RCMP Taking On Beijing Interference With Public Campaign in Quebec

RCMP in Quebec are taking the fight against foreign interference into the open by launching a public campaign calling for tips about Chinese communist activity.“We are actively investigating allegations of criminal activity related to Chinese interference in Quebec,” the force said in Chinese in a July 9 video post on the platform X, alongside a French version. “Anonymous reports of any form of threats, harassment or intimidation from the Chinese Communist Party are welcome.”The Chinese version ends, “Let’s work together to fight foreign interference.”In a related press release on July 9, the RCMP said the campaign is intended to raise awareness about acts of foreign interference, such as “threats, intimidation, or harassment by the People’s Republic of China.”Along with asking for tips, RCMP officials and municipal police are scheduled to meet with community members on July 10 in Montreal and the suburb of Longueuil to provide additional information.The country has been seized with the issue of foreign interference over the past two years, with intelligence leaks in the press and investigations into illegal Chinese police stations operating in Canada.Related StoriesIn March 2023, Quebec RCMP took the unprecedented step of disclosing their investigation into two locations suspected of housing secret Chinese police stations. The announcement followed allegations that several other Chinese police posts were operating in different parts of Canada.The organizations have denied the allegations and filed a lawsuit against the RCMP in December 2023. The two have not returned requests for comment.Le Centre Sino-Québec de la Rive-Sud in Brossard, Quebec, is seen on March 9, 2023. RCMP say they are investigating the organization, along with the Chinese Family Service of Greater Montreal, for allegedly serving as clandestine overseas Chinese police stations. (Noé Chartier/The Epoch Times)In response to the lawsuit, RCMP Commissioner Mike Duheme said in a March interview with Radio-Canada that the force relied on “credible” information in its investigation of the two Montreal Chinese organizations alleged to have operated as Chinese police stations. Following the disclosure of the investigation, the RCMP reported receiving at least 15 “serious tips” about Chinese police stations.The human rights NGO Safeguard Defenders, which brought the issue of overseas Chinese police stations to public attention in two reports published in September and December 2022, warned that the stations are part of the Chinese Communist regime’s long-arm policing and transnational repression campaigns that contributed to the forcible repatriation of 230,000 Chinese nationals living abroad over 2021 and 2022.Efforts to forcibly repatriate its nationals, which Beijing refers to as “persuasion to return” to China, are part of the regime’s broader operations to combat telecommunication fraud committed by Chinese living abroad, according to Safeguard Defenders. The NGO warned that operations like “Sky Net” and “Fox Hunt” have also engaged in intimidating and even kidnapping Chinese dissidents, with the campaigns facilitated by the secret Chinese police stations worldwide.Noé Chartier contributed to this report.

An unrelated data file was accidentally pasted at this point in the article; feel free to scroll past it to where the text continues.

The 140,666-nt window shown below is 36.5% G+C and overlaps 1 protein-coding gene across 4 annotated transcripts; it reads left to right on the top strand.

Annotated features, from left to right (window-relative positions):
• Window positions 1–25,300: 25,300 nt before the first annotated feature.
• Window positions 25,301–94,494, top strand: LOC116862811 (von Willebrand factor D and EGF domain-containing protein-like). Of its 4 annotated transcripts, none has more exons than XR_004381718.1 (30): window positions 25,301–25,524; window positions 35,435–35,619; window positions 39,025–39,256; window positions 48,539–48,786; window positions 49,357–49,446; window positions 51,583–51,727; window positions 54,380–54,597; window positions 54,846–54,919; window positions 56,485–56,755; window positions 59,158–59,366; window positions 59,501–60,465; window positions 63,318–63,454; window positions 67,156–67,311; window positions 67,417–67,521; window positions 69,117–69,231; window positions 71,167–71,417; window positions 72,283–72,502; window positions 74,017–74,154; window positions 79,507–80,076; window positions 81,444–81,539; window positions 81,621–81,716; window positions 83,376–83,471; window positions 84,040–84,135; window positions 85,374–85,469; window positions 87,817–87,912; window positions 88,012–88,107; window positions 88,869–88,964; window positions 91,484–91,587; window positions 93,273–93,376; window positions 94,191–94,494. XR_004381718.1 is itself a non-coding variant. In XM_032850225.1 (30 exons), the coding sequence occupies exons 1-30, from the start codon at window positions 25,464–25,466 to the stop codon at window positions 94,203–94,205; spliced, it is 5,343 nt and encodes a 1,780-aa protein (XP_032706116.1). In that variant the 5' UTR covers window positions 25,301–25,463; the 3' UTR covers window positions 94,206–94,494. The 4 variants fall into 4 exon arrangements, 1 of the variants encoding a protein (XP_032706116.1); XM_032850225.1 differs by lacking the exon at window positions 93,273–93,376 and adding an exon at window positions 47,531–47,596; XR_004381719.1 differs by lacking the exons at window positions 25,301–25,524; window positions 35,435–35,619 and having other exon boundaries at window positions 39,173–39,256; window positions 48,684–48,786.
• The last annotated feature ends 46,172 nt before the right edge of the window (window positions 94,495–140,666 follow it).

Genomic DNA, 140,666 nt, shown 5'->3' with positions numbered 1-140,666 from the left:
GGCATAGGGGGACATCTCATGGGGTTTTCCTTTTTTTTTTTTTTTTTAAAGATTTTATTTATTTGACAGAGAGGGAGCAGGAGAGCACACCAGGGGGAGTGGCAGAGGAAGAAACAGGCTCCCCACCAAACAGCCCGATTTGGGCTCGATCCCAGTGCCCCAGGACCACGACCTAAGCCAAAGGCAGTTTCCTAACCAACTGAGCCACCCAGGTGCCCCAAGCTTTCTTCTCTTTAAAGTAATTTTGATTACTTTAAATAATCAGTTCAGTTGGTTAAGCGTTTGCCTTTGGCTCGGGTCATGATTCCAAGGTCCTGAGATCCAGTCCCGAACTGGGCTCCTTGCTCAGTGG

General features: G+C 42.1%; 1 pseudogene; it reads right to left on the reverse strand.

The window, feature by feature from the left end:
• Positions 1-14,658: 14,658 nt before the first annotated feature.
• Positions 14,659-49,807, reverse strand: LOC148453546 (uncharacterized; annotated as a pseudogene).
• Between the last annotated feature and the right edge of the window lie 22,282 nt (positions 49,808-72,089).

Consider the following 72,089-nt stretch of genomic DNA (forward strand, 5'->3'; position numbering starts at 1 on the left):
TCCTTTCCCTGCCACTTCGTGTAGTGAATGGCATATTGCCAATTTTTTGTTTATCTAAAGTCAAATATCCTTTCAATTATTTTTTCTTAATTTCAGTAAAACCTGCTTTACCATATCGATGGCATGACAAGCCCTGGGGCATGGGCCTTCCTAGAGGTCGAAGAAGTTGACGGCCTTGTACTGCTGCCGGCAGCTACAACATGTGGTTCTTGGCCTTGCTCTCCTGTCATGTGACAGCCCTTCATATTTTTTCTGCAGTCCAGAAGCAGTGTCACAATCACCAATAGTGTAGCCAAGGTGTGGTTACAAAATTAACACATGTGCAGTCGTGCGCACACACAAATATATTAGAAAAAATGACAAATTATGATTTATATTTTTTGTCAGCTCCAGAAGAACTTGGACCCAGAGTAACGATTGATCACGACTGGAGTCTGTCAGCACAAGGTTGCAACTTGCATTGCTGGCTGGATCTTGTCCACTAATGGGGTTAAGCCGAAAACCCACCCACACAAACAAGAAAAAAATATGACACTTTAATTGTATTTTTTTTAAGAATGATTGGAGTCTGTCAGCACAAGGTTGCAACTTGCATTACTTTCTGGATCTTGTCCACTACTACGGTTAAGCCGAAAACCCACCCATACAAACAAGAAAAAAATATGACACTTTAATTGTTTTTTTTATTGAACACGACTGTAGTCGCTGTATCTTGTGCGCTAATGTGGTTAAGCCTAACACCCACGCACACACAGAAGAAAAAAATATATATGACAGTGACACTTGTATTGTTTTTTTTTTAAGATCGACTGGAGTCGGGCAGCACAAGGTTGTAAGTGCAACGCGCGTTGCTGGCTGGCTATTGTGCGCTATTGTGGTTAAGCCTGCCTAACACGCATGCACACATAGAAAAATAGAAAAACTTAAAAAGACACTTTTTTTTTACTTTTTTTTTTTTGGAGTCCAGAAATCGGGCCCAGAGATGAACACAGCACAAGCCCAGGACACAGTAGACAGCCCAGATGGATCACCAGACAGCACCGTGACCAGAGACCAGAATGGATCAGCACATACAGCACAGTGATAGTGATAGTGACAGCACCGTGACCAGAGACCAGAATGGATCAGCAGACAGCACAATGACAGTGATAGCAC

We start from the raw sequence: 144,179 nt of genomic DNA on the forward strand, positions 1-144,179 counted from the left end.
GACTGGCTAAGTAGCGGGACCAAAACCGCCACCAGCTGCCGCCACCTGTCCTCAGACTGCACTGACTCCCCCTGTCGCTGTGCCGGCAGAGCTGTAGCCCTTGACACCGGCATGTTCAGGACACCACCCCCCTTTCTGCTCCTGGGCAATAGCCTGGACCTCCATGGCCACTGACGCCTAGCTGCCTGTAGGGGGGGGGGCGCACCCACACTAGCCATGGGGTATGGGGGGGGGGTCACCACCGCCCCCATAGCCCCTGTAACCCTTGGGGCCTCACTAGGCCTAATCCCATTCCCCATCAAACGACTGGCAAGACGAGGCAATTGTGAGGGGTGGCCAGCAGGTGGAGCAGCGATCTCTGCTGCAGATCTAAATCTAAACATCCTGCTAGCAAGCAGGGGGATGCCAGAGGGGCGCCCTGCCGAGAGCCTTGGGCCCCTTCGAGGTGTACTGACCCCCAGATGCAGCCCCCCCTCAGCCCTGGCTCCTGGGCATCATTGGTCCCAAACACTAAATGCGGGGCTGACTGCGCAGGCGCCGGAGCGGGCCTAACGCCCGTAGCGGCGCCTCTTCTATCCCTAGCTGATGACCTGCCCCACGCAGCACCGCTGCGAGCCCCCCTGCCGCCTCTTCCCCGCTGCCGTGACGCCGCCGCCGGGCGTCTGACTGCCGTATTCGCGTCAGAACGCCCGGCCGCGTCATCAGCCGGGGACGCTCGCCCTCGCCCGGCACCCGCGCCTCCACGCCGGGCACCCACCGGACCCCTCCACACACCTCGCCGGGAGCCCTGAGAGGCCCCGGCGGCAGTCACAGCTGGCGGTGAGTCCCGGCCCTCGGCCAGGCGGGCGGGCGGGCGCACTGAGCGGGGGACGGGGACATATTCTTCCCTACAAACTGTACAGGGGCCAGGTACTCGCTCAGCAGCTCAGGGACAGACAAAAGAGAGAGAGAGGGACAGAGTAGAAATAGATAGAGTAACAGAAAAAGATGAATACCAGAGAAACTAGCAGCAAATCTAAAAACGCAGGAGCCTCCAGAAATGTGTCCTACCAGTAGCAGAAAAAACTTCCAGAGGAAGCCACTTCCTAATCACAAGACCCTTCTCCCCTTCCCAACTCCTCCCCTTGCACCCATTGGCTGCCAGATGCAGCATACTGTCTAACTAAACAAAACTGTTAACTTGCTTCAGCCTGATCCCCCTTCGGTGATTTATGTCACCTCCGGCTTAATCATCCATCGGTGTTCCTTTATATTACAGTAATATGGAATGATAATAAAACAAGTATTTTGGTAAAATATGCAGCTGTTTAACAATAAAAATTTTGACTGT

RCMP Taking On Beijing Interference With Public Campaign in Quebec

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RCMP in Quebec are taking the fight against foreign interference into the open by launching a public campaign calling for tips about Chinese communist activity.